We've all had horror stories when it comes to staying in a hotel, especially if we just happened to forget something in the room. While some might think that their article is lost forever, that's not always the case. Here's a story in great customer service by a hotel, restoring our faith in not only hotel staff far and wide, but humankind on a whole. Prepare to have your heart warmed.
The whole situation went down when the Hurn family decided to spend their vacation at Florida's Ritz-Carlton Amelia Island. Upon returning home after a few days soaking up the sun, living in luxury and scoring some rest and relaxation, their 8-year old son realized he had left his stuffed toy giraffe, Joshie, back at the resort.
Like any good father would do to buy some time, Chris Hurn told his son that the toy needed some "extra vacation time and would be home soon". He then called the hotel with the hopes that Joshie was sitting in a lost-and-found box somewhere in the backroom. To much surprise, Ritz-Carlton's staff informed him that Joshie was safe and sound and offered to send the plush animal home free of charge.
According to a study conducted by J.D. Power, hotel guest satisfaction is the highest it's been in seven years after two years of declining scores.
The study was rather extensive, considering seven factors across seven segments, all of which saw increased satisfaction: reservation, check-in/check-out, guest room, food and beverage, hotel services, hotel facilities, and cost and fees in the luxury, upper upscale, upscale, midscale full service, midscale, economy/budget, upper extended stay, and extended stay markets.
What's impressive to us about these high scores is the fact that this spike has occurred in spite of steadily increasing rates. According to Forbes, hotel rates have rose 5% this year alone, and we know all about those pesky add-ons like resort fees. Interestingly enough, the study does not go into any particular reasons for the customer satisfaction increase. Rather, it rates properties individually across the aforementioned categories. The reason on a whole, it seems, is still somewhat of a mystery.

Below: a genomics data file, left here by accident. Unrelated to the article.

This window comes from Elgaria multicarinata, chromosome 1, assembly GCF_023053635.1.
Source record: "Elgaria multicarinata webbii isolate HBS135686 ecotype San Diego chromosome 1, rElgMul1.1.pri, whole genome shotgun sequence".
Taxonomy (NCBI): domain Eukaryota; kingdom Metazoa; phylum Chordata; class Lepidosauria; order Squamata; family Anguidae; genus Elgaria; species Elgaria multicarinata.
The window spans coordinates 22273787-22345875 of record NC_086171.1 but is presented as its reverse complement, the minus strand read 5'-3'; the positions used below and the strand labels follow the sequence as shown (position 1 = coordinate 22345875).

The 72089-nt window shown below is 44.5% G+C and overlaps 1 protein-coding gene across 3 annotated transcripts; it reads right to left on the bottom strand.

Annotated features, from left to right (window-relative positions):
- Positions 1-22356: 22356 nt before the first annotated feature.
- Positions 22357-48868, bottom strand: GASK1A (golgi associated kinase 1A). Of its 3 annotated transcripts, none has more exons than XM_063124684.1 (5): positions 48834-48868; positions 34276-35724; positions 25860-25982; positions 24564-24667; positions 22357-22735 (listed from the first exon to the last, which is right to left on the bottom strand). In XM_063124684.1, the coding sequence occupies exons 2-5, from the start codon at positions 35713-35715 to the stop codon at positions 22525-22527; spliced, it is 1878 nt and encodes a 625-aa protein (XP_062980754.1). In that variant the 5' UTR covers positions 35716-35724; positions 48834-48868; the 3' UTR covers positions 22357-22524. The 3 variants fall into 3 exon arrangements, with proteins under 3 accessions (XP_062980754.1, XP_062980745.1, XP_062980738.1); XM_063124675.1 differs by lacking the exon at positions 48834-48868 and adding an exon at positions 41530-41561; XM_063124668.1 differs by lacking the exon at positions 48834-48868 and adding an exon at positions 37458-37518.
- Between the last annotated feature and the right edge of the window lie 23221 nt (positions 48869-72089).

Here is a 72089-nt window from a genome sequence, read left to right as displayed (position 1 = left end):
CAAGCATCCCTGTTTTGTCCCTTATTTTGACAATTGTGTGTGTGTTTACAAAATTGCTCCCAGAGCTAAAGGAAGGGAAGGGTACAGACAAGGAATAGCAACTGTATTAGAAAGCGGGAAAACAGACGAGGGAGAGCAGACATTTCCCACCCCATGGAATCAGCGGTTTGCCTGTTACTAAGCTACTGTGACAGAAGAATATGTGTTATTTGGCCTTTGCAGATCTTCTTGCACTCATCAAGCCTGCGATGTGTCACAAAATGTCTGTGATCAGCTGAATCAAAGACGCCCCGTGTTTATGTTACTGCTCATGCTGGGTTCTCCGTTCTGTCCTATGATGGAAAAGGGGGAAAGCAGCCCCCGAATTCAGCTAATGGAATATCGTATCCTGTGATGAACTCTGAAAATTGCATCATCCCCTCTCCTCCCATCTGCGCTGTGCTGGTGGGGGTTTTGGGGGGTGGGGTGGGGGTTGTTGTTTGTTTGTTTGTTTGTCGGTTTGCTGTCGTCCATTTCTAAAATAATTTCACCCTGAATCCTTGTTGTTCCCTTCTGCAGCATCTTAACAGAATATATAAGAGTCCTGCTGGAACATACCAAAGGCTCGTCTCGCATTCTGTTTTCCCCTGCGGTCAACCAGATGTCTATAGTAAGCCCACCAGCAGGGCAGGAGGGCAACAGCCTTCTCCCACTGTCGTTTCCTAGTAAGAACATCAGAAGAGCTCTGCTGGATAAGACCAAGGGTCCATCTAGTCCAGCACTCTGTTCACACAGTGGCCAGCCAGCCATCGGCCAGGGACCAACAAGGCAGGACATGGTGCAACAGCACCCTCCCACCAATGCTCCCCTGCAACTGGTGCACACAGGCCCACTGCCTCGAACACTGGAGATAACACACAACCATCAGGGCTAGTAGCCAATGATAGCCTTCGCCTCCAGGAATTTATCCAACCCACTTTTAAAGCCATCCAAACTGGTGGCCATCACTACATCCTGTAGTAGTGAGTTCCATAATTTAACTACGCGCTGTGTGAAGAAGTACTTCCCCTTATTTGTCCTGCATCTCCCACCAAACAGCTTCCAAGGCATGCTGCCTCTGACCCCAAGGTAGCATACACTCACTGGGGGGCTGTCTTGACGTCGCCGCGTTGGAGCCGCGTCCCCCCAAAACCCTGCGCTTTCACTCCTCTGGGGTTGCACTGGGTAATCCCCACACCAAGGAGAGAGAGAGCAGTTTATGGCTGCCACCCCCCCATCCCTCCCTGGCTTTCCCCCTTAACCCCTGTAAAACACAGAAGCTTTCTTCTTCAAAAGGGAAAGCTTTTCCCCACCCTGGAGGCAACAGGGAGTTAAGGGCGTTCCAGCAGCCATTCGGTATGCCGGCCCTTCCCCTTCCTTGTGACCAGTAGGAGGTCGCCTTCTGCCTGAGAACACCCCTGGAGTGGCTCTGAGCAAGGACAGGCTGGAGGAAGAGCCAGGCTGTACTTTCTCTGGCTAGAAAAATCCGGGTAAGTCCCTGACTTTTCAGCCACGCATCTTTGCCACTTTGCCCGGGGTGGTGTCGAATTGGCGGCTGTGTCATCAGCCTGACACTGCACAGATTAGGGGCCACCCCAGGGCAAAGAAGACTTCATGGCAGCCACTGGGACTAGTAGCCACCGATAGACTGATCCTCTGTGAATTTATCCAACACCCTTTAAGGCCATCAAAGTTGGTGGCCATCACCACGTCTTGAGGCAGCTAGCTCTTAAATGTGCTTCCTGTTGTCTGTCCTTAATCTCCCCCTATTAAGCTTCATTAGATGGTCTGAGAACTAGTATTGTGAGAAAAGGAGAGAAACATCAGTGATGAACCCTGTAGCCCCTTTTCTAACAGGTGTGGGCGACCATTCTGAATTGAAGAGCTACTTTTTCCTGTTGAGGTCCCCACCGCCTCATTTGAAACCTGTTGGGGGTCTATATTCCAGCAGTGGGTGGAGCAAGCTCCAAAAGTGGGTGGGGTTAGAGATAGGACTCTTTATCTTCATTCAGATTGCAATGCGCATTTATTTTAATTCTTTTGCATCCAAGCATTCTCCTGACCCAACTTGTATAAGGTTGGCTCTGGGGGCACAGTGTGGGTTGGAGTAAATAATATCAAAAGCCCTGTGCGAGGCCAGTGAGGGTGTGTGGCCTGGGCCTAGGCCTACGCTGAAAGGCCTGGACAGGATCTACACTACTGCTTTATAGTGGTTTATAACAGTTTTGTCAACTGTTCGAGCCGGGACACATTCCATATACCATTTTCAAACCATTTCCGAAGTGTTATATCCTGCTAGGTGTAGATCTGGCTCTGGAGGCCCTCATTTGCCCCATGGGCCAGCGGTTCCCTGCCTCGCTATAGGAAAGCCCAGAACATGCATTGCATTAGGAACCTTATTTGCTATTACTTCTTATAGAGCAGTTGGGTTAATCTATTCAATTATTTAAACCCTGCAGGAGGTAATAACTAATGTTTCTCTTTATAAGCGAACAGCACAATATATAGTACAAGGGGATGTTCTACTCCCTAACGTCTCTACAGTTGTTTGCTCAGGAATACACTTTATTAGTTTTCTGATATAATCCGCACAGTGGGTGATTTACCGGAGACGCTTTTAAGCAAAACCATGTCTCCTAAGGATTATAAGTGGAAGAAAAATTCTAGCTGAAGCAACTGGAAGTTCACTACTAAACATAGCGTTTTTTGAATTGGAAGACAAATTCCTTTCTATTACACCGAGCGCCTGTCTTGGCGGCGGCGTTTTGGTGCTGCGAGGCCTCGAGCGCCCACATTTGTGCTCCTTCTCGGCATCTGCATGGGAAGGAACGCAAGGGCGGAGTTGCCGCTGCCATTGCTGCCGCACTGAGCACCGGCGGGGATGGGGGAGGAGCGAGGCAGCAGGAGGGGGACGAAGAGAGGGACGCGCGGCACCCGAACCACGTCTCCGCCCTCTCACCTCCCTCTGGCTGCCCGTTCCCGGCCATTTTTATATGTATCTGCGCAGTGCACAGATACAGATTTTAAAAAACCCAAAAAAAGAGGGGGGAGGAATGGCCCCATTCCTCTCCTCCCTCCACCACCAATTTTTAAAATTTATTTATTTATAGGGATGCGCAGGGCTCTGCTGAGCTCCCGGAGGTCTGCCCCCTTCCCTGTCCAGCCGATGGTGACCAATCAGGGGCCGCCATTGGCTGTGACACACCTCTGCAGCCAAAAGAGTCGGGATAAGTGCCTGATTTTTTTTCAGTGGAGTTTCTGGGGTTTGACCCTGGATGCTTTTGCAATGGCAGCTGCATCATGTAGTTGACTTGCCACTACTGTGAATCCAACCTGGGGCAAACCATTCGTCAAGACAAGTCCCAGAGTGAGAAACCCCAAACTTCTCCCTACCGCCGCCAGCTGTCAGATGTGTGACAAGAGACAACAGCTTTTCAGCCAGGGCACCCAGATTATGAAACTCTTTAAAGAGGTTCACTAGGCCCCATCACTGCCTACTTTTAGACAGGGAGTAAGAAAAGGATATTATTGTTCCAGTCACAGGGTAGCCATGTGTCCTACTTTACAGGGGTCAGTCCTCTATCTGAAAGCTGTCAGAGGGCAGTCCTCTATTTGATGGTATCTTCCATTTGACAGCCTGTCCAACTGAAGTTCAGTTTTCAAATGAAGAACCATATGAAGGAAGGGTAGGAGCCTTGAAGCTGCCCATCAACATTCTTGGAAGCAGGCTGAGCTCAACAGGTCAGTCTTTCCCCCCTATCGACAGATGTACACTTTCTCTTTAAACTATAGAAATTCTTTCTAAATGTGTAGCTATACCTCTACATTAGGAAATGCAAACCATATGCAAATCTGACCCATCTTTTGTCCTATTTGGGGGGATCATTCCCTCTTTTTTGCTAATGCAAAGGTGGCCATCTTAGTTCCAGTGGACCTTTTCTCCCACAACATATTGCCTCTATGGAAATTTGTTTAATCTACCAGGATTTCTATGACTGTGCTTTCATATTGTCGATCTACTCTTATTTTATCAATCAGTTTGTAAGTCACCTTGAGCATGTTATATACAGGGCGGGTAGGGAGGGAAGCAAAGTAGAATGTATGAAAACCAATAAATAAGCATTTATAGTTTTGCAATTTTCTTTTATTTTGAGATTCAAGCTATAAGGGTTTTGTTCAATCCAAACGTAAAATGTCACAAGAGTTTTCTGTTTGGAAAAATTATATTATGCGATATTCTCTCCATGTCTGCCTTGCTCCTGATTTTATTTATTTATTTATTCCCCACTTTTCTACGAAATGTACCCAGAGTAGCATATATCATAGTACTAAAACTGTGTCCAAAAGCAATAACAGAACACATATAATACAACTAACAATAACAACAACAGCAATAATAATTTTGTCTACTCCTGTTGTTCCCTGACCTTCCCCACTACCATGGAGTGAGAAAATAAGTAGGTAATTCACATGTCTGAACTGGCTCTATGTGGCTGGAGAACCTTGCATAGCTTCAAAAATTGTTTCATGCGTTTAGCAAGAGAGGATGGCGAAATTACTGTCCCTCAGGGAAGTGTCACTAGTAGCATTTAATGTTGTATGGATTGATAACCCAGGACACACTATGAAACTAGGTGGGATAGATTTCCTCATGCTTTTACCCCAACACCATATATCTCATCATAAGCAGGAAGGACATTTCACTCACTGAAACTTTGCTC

That said, it does bring up a few correlations from the data that seem to be associated with happy guests. For example, the study said that a guest's level of interaction with the hotel staff was directly tied to their satisfaction, finding that those who had four or more interactions were the most pleased about their stay. The study also goes out of its way to mention that an interaction with the check-in staff is not included in that number. It seems that, despite this contributor's best effort to advocate for face-to-face check in, people are getting along just fine without it.
In a move that would greatly empower the consumer, the Russian Ministry of Culture is attempting to pass legislation that would create a standard of hotel service and give guests a legal path of recourse should the expectations of their stay not be satisfied. It is, without a doubt, one of the most direct and outright attempts at putting the power back in the hands of the paying customer.
According to reports, guests would have options under the new law when they encounter a problem with a hotel's service:
1) Guests can request that their problems be resolved and the property would be allotted one hour to do so.
We know better than anyone that hotel guests love to vent about the good and bad after a hotel stay—whether it’s on TripAdvisor or Twitter or right here on HotelChatter. But the ease of airing one’s complaints these days has many hotels scrambling to address the quality of their customer service. GuestRights is a new membership program that can help them. And of course, us, the guests.
Anchoring the whole thing is The Guest Bill of Rights, a list of ten customer service principles that all GuestRights member hotels must agree to uphold. As you can see from the first five here, the rights are all pretty standard and should be no stretch for the committed hotel. You can see the full list here.